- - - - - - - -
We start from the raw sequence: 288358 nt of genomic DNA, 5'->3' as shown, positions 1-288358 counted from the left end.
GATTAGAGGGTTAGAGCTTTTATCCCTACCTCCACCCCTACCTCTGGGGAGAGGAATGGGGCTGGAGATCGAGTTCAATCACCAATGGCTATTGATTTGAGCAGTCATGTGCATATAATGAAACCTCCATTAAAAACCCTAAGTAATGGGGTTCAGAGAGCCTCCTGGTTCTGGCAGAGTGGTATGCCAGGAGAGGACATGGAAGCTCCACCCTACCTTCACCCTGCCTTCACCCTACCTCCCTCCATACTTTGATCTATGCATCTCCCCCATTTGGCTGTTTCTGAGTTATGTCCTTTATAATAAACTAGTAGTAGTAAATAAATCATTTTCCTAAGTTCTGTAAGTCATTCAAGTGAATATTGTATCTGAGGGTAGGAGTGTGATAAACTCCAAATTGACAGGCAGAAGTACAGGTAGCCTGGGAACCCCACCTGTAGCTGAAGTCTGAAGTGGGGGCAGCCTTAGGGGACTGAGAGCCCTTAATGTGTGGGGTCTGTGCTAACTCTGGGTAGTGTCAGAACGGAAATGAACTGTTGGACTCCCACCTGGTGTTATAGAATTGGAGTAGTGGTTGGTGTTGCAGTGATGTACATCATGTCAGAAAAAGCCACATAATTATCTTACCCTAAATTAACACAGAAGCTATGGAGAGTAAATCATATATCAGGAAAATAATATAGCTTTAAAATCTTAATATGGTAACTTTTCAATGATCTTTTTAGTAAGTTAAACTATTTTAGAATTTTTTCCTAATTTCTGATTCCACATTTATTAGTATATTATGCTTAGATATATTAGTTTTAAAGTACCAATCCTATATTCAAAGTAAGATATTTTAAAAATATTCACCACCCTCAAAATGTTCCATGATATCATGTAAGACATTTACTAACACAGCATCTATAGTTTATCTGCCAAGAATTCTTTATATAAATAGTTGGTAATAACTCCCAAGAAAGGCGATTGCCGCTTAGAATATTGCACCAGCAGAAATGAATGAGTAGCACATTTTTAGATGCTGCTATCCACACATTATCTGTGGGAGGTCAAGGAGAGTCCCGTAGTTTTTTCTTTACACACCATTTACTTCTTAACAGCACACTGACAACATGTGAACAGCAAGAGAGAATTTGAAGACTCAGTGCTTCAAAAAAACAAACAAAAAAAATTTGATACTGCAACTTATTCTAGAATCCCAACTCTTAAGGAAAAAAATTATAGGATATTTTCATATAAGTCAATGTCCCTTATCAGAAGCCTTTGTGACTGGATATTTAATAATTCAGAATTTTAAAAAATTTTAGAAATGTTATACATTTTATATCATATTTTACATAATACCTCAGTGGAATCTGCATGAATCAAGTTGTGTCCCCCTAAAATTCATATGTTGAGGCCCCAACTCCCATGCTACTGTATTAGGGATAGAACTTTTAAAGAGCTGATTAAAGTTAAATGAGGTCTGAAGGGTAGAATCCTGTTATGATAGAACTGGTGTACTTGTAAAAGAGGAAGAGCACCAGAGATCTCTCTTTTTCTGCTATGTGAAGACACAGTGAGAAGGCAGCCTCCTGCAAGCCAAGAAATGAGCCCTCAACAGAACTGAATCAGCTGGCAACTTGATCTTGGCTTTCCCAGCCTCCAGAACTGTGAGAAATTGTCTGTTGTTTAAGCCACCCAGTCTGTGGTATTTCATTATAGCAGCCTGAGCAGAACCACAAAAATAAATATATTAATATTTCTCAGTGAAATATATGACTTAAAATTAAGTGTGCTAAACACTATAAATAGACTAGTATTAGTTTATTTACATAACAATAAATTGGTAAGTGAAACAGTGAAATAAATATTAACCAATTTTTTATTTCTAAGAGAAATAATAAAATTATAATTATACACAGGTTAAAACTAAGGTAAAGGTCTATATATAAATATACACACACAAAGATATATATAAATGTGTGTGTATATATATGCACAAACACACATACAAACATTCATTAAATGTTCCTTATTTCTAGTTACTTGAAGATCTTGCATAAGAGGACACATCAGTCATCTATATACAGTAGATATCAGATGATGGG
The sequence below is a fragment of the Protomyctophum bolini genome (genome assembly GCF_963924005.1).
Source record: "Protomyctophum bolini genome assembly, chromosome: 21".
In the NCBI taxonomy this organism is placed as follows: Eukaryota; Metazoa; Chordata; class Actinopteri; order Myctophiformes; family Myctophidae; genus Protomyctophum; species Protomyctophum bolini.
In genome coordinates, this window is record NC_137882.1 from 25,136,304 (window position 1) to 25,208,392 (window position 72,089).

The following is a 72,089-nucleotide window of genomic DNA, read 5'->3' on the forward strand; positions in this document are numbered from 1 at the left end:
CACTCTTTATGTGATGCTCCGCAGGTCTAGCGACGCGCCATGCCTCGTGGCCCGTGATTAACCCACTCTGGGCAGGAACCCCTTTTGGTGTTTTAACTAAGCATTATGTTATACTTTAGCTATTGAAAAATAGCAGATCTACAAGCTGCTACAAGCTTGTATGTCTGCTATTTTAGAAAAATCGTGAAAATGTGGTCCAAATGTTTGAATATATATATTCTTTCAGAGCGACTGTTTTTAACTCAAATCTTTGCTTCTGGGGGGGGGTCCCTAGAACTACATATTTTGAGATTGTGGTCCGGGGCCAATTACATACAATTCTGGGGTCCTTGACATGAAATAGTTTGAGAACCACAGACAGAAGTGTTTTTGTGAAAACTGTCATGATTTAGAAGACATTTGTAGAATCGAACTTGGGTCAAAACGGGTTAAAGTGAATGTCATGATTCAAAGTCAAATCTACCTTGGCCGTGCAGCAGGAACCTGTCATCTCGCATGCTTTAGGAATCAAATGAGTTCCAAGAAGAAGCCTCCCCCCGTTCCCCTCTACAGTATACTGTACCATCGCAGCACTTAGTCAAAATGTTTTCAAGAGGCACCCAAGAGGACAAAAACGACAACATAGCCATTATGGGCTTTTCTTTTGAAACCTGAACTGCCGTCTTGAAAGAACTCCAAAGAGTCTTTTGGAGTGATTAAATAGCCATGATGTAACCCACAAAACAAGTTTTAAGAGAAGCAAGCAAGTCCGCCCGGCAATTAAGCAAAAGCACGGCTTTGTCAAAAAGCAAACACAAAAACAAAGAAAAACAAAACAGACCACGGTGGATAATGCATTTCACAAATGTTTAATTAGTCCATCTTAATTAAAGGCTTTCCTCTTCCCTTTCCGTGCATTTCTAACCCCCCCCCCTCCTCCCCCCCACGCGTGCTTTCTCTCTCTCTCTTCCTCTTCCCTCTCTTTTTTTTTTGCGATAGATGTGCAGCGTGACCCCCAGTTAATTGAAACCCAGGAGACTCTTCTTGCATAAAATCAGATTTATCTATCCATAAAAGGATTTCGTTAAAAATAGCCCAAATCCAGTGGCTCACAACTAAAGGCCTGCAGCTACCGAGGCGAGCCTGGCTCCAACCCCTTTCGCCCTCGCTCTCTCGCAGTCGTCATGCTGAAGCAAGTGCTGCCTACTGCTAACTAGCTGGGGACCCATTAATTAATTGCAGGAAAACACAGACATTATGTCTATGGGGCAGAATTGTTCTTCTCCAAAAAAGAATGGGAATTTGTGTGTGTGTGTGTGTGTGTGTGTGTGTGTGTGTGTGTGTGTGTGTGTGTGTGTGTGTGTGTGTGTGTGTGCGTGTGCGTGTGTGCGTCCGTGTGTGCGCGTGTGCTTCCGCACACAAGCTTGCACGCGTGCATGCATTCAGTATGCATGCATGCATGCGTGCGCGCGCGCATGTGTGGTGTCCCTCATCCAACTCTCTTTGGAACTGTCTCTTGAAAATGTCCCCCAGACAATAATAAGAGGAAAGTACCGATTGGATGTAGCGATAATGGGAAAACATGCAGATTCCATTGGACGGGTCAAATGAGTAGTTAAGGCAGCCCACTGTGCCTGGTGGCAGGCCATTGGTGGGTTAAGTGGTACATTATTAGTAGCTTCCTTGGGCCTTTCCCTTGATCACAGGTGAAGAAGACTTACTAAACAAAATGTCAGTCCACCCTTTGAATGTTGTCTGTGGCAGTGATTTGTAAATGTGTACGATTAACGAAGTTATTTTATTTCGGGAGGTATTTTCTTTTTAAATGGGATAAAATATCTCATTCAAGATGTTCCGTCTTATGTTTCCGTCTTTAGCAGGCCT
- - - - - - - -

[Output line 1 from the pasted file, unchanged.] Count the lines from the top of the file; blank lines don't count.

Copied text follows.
We start from the raw sequence: 288358 nt of genomic DNA, 5'->3' as shown, positions 1-288358 counted from the left end.